Moulding: No. They were probably only put up 30 years ago - cheaply. So we had to put a new roof on. And added an extra inner wall for isolation. Then we wooded it out with a wood floor. There's a wood ceiling as well, and plaster walls. Wood's very good for acoustics - not too pingy and kind to the sound. And then we carpeted the control room.

A guy named John Hillier built it?

Partridge: Yeah. He's just a local builder. We had to persuade him to do certain things, like, "Can we make the ceiling slope in the control room?" And he'd say [English country accent] "Oh aye...if you think that'll make it better. But that looks weird to me. Looks wrong." You know what local builders are like. But he was really helpful and he didn't charge too much. He's not a studio builder or anything. But, freakily enough, the room sounds really good - just by accident. Chuck Sabo, the drummer who played on a lot of the album, said it was the nicest, most flattering room that he'd ever drummed in, for the sound of his drums.

Moulding: It's not a tremendous room, of course. Maybe about 22 by 25 feet with a pitched ceiling that goes up to maybe 18 feet. You can put mikes up in the pinnacle. It's nice to have a bit of height for the drums and stuff. There's some curtains that can be drawn right across the center of the room, for damping down. We had some screens [gobos] made up. We've got a few quilts and sleeping bags...that sort of thing.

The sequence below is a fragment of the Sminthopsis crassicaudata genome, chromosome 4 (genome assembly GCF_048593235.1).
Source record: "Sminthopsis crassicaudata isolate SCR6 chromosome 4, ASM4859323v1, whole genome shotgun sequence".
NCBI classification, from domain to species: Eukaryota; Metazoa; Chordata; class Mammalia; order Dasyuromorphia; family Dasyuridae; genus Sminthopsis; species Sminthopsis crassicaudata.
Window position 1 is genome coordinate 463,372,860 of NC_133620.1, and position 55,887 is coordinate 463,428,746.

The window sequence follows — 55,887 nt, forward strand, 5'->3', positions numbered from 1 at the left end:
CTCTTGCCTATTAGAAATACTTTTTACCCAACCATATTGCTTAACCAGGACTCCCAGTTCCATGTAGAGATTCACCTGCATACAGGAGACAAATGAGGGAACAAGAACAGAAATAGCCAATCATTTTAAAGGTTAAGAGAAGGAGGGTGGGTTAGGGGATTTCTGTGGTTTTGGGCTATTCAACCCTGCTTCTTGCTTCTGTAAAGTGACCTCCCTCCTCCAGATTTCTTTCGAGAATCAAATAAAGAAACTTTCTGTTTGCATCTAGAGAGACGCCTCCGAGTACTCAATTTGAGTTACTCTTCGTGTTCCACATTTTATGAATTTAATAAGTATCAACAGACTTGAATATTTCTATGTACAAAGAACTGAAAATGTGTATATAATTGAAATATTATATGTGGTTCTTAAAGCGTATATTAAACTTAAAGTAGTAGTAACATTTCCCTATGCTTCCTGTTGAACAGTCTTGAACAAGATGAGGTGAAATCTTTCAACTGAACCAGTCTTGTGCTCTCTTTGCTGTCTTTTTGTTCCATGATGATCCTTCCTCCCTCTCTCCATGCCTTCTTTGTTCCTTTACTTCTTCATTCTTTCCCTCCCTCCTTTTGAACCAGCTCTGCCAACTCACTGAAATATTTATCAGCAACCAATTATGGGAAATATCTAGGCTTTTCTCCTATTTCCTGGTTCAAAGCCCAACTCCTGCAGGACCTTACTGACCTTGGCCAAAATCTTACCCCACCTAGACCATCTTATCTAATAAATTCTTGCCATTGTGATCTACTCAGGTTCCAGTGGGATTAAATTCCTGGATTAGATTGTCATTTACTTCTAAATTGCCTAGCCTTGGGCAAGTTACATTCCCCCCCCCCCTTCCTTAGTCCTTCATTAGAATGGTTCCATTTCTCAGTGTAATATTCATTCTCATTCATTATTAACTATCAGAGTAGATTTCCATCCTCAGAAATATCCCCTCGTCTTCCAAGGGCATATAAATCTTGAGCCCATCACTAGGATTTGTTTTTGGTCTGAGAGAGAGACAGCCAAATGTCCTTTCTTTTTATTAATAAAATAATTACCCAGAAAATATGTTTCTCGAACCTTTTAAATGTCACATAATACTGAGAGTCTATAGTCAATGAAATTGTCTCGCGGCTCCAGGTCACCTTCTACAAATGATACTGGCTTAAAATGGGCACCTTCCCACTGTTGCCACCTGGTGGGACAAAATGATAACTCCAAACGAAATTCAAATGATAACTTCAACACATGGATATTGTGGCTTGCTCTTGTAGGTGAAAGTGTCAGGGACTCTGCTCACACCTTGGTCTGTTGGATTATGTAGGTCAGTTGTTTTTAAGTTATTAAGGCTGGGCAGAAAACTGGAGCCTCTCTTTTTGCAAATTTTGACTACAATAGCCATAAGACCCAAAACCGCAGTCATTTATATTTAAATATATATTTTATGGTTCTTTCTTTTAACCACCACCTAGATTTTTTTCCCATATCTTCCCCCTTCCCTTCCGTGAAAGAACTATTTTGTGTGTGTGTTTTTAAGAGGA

Following in the wake of the mainly acoustic-driven Apple Venus Volume One, Wasp Star marks XTC's return to full-on electric guitar. What was your approach to recording guitars in your studio?

Partridge: Our secret weapon on this was the Line 6 Pod. Not just for guitars, but for bass, vocals, drums, percussion, keyboards...everything. For electric guitar we'd usually combine that with a mic right on the guitar itself, which was usually Colin's Fender Squier Telecaster. Whether it was Colin or me playing the part, we'd put maybe a Gefell or an AKG right up against the strings, so you could hear the unamplified sound of the guitar itself - the very thin, super highs that will never go down the pickups. Then you take a DI from that and treat it through the Pod in the control room. So the sound is split across the stereo perspective. You have this extremely bright, obscenely personal sound on one side, and whatever fuzzy, gooped-up sound you've got from the Pod on the other side. And it's a sound that you can put your head inside - because it's stereo content.

Did you go direct to tape from the Pod, or did the Pod go through an amp?